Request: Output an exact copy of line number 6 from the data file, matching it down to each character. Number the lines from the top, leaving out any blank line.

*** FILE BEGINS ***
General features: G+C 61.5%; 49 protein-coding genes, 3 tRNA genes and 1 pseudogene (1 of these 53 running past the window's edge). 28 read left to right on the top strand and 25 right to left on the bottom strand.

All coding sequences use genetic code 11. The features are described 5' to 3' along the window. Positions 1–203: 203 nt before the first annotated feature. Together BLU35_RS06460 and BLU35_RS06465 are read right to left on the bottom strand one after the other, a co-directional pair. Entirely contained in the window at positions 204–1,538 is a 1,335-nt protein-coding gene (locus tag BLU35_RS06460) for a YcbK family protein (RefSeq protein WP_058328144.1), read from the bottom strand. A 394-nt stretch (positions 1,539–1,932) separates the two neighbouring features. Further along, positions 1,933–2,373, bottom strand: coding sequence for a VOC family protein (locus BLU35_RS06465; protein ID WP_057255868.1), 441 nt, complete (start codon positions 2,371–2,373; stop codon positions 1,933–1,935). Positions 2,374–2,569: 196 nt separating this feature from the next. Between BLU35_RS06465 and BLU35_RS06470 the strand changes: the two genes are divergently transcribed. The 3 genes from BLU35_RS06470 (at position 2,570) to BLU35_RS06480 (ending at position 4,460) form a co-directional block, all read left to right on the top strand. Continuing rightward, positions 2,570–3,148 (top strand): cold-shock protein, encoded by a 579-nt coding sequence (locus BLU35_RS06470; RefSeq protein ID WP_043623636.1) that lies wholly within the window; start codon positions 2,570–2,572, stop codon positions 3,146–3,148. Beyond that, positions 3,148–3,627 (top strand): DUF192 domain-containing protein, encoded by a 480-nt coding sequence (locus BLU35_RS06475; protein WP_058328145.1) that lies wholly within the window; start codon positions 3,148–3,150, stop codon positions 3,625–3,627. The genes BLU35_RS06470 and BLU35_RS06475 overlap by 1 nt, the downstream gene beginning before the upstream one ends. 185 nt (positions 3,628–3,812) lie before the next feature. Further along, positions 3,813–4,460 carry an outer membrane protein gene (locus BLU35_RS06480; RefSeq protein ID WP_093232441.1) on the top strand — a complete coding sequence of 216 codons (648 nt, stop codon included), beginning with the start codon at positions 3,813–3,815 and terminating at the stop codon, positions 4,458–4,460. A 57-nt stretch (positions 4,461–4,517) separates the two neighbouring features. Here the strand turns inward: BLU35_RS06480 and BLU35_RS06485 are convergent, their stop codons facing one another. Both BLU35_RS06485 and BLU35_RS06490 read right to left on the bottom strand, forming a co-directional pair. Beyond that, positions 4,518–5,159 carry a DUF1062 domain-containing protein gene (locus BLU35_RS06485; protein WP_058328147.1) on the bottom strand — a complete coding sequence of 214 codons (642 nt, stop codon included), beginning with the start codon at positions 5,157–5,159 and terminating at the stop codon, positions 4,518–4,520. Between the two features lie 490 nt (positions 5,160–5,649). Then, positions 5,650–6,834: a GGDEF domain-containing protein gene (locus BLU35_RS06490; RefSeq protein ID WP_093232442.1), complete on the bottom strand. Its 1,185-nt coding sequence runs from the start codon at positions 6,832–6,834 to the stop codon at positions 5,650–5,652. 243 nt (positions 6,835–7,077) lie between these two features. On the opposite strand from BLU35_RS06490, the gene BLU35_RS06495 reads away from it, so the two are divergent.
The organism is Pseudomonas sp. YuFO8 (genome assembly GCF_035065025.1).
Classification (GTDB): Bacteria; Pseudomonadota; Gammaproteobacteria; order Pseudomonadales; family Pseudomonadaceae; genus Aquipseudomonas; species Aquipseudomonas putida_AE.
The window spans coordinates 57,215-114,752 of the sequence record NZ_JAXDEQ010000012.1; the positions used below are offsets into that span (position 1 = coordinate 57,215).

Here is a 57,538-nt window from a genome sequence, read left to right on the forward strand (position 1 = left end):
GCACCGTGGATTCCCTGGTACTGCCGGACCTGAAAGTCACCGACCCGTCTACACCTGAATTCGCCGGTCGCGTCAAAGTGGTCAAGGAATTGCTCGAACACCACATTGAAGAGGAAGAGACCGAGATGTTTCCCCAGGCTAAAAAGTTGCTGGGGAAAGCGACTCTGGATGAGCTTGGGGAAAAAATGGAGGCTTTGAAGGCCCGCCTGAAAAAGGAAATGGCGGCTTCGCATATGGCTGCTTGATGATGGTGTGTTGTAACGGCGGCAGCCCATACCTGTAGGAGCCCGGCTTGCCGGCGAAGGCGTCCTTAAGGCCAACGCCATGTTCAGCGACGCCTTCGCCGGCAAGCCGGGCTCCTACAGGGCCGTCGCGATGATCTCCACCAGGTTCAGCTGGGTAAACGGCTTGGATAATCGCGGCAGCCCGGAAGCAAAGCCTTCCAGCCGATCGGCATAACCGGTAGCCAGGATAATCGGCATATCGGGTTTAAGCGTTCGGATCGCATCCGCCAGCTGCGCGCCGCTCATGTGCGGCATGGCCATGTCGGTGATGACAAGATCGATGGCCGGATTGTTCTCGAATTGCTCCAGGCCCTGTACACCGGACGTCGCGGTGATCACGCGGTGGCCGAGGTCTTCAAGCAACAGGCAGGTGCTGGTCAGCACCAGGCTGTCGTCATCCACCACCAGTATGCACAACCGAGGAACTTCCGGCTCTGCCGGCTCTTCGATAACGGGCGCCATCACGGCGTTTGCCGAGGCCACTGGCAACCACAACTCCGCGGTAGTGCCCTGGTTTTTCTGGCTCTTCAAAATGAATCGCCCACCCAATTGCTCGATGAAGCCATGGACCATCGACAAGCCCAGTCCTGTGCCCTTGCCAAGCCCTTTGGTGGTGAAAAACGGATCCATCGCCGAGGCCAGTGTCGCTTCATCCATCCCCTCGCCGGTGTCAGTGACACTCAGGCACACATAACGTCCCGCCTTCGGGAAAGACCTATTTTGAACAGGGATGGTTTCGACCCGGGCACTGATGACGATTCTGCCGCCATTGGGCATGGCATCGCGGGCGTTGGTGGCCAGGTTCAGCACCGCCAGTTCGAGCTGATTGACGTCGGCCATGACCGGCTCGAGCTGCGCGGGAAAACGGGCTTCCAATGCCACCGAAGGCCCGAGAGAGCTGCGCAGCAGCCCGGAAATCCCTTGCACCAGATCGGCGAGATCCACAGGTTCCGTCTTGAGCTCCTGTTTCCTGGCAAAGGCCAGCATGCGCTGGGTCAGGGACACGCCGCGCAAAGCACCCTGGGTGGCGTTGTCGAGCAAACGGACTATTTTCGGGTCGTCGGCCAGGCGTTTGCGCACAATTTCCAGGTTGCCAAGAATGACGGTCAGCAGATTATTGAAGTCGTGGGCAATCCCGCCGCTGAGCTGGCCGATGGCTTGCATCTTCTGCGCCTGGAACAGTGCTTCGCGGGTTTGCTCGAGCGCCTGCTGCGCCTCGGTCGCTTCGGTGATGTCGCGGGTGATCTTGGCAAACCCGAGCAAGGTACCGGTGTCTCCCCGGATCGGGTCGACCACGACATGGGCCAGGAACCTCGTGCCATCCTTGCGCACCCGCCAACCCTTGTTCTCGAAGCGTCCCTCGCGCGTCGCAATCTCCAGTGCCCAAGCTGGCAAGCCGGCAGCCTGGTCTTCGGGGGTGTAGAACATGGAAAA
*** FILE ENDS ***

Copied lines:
Here is a 57,538-nt window from a genome sequence, read left to right on the forward strand (position 1 = left end):